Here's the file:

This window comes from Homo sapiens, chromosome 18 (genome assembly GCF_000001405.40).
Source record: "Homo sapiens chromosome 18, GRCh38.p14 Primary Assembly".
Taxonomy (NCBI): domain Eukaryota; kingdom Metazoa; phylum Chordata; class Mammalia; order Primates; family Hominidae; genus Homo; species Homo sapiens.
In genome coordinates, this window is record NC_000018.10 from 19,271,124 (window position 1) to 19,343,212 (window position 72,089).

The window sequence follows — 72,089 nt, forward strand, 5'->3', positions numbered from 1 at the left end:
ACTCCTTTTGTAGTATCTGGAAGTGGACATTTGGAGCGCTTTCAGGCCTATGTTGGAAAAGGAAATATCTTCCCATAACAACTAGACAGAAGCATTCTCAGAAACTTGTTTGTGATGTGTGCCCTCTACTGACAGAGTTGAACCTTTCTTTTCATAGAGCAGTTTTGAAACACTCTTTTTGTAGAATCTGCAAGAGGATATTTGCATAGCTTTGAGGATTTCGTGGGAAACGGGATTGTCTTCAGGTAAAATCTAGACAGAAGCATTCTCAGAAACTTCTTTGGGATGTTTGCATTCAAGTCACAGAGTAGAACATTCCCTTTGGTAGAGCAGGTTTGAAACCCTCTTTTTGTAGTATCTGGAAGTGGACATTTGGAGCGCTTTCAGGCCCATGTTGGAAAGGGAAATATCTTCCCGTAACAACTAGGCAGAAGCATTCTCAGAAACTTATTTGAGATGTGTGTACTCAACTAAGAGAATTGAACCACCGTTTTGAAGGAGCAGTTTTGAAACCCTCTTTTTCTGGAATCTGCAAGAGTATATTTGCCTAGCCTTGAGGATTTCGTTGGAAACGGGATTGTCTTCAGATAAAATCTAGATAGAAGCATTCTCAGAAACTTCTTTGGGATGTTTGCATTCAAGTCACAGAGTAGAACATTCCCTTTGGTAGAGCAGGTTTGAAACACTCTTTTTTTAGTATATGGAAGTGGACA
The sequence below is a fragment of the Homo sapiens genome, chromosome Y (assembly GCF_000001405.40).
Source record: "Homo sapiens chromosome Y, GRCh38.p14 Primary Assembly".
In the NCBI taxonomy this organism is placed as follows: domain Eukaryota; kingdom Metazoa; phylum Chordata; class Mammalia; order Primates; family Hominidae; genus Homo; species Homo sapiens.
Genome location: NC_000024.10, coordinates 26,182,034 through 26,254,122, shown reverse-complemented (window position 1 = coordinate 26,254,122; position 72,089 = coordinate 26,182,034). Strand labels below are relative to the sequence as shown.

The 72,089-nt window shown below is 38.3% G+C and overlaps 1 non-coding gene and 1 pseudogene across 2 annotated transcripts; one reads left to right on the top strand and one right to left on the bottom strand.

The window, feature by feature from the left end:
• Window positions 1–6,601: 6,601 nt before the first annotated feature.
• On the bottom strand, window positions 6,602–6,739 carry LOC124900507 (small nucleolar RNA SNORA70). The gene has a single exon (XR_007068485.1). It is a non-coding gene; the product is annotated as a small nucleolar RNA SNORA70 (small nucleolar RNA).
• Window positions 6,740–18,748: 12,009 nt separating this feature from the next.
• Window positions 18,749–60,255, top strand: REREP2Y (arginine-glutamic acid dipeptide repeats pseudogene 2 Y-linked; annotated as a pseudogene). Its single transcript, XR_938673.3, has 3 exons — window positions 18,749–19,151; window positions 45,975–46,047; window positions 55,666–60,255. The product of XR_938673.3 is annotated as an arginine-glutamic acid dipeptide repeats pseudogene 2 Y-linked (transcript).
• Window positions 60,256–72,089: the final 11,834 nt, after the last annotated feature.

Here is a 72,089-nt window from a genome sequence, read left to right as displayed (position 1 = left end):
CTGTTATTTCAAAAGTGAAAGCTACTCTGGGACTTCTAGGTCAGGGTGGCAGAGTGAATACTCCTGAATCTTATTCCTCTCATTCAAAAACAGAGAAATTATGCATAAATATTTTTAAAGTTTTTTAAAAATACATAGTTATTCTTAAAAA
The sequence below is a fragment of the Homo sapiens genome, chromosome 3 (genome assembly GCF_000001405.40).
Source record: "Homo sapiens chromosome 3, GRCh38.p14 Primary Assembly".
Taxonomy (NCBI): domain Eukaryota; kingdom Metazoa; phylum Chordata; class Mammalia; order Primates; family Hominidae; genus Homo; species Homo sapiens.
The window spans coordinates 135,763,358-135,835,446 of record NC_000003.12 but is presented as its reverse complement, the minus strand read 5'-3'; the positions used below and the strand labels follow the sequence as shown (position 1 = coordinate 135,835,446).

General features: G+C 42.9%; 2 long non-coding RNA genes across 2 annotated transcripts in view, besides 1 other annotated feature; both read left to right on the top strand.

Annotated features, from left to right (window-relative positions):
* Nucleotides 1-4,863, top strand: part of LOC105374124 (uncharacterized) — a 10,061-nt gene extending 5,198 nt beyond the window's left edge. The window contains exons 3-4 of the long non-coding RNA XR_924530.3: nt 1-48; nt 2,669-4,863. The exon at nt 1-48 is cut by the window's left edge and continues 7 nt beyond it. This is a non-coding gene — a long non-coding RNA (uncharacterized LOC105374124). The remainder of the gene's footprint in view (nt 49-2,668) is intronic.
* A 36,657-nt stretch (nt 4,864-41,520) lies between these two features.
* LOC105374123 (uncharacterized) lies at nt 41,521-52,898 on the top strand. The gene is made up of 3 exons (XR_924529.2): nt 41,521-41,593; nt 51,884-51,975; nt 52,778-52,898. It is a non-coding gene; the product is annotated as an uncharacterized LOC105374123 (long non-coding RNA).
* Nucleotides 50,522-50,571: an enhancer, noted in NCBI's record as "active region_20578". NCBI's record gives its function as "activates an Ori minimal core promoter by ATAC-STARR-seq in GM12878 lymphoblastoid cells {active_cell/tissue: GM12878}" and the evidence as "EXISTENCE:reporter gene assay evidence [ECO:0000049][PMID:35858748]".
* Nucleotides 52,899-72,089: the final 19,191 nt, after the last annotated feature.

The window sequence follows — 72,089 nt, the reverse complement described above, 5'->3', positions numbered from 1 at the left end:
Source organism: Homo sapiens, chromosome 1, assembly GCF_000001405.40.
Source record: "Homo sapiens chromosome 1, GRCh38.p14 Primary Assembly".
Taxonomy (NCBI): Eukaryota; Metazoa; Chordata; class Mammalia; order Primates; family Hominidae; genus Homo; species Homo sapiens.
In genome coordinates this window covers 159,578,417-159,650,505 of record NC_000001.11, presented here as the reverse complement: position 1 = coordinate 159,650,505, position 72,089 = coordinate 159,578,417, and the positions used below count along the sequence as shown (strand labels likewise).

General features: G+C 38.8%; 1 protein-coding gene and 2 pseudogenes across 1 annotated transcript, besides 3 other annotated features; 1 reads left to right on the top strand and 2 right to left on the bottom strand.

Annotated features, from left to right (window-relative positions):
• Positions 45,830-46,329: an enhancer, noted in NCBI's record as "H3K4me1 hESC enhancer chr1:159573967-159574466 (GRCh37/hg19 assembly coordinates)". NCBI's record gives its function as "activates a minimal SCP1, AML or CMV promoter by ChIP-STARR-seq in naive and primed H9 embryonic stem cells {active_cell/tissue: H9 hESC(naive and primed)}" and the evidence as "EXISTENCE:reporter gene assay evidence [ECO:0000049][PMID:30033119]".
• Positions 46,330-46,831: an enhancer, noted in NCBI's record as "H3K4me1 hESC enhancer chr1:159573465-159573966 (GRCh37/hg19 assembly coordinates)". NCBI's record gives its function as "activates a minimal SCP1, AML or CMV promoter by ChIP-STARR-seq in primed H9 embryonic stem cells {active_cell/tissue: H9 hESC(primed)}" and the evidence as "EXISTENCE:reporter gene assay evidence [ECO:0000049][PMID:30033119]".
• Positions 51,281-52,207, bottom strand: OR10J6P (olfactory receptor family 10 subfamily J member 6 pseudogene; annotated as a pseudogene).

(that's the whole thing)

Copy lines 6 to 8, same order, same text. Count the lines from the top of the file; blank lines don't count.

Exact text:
ACTCCTTTTGTAGTATCTGGAAGTGGACATTTGGAGCGCTTTCAGGCCTATGTTGGAAAAGGAAATATCTTCCCATAACAACTAGACAGAAGCATTCTCAGAAACTTGTTTGTGATGTGTGCCCTCTACTGACAGAGTTGAACCTTTCTTTTCATAGAGCAGTTTTGAAACACTCTTTTTGTAGAATCTGCAAGAGGATATTTGCATAGCTTTGAGGATTTCGTGGGAAACGGGATTGTCTTCAGGTAAAATCTAGACAGAAGCATTCTCAGAAACTTCTTTGGGATGTTTGCATTCAAGTCACAGAGTAGAACATTCCCTTTGGTAGAGCAGGTTTGAAACCCTCTTTTTGTAGTATCTGGAAGTGGACATTTGGAGCGCTTTCAGGCCCATGTTGGAAAGGGAAATATCTTCCCGTAACAACTAGGCAGAAGCATTCTCAGAAACTTATTTGAGATGTGTGTACTCAACTAAGAGAATTGAACCACCGTTTTGAAGGAGCAGTTTTGAAACCCTCTTTTTCTGGAATCTGCAAGAGTATATTTGCCTAGCCTTGAGGATTTCGTTGGAAACGGGATTGTCTTCAGATAAAATCTAGATAGAAGCATTCTCAGAAACTTCTTTGGGATGTTTGCATTCAAGTCACAGAGTAGAACATTCCCTTTGGTAGAGCAGGTTTGAAACACTCTTTTTTTAGTATATGGAAGTGGACA
The sequence below is a fragment of the Homo sapiens genome, chromosome Y (assembly GCF_000001405.40).
Source record: "Homo sapiens chromosome Y, GRCh38.p14 Primary Assembly".